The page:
More information about the creation process available upon request.
The completed project was a great success and was well received by the committee from the Buxton Historical Site and Museum and from the former Minister of Culture and Immigration, Mike Colles, and was covered by 3 local newspapers including The Toronto Star.

Brett Davis, ARBS, SSC
Age of Bronze Studio
1025 Graham Side Road,
RR#2 Newmarket, Ontario, Canada
L3Y 4V9

Wednesday, February 15, 2012

Kenneth Lochhead

I was reading Stuart McLean's ,Vinyl Cafe Notebooks yesterday, when I chanced upon his writings about the Gander Airport.  And, to Stuart's credit, he mentioned its amazing mural which was created by Kenneth Lochhead. Stuart writes that Lochhead used 500 dozen eggs to create the mural.

I asked the Google Geni, for information about Kenneth, and was surprised to turn up Stuart's entry with pictures he took, when he was in Gander for a show  I took the above picture from the website, but there are more and besides that I'm sure that  Stuart would love to have you check them out.  Please click here.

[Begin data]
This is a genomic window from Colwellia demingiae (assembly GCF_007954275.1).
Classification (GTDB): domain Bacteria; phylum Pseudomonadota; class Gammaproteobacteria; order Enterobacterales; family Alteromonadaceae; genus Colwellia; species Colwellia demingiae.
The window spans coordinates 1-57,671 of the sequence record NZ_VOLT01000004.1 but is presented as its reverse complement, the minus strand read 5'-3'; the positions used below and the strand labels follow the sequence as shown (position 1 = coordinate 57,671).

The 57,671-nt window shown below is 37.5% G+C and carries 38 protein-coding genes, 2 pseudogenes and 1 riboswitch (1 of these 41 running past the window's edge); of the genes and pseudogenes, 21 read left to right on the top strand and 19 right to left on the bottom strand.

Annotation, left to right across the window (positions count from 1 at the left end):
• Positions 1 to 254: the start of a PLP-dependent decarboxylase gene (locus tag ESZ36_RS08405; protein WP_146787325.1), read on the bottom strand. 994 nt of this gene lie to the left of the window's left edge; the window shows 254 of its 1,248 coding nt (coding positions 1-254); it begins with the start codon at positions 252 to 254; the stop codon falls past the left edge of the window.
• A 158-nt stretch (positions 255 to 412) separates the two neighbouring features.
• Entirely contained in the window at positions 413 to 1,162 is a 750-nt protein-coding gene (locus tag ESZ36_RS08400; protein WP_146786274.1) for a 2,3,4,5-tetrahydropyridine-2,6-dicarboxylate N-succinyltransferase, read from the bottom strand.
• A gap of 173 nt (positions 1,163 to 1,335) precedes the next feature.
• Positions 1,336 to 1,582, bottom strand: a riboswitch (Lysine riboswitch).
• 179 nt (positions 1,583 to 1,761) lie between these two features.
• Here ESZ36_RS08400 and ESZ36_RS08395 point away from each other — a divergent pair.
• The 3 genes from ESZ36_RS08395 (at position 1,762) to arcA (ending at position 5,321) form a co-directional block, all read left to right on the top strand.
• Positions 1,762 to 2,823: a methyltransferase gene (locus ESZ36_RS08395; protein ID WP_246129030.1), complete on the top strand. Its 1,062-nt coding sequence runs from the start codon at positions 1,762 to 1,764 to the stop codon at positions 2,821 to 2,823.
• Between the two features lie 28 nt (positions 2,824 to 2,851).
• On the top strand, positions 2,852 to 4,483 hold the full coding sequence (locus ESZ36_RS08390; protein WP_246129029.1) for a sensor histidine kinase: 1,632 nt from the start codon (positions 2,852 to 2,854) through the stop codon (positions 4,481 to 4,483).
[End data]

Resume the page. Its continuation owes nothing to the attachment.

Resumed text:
I tracked Kenneth down online and sent him an email. It was answered by his wife.  Regretably, Kenneth died a couple of years ago.  Look for another blog entry on this gifted artist.

Monday, February 13, 2012

Two Paintings

The Portrait's Editor, Mo Bayliss, put me onto this painting by Marie Cecilia Guard.  The painting caught me by surprse for it reminded me of a painting by Prudence Heward.  Two paintings, by two different which women have certain noteworthy similarities.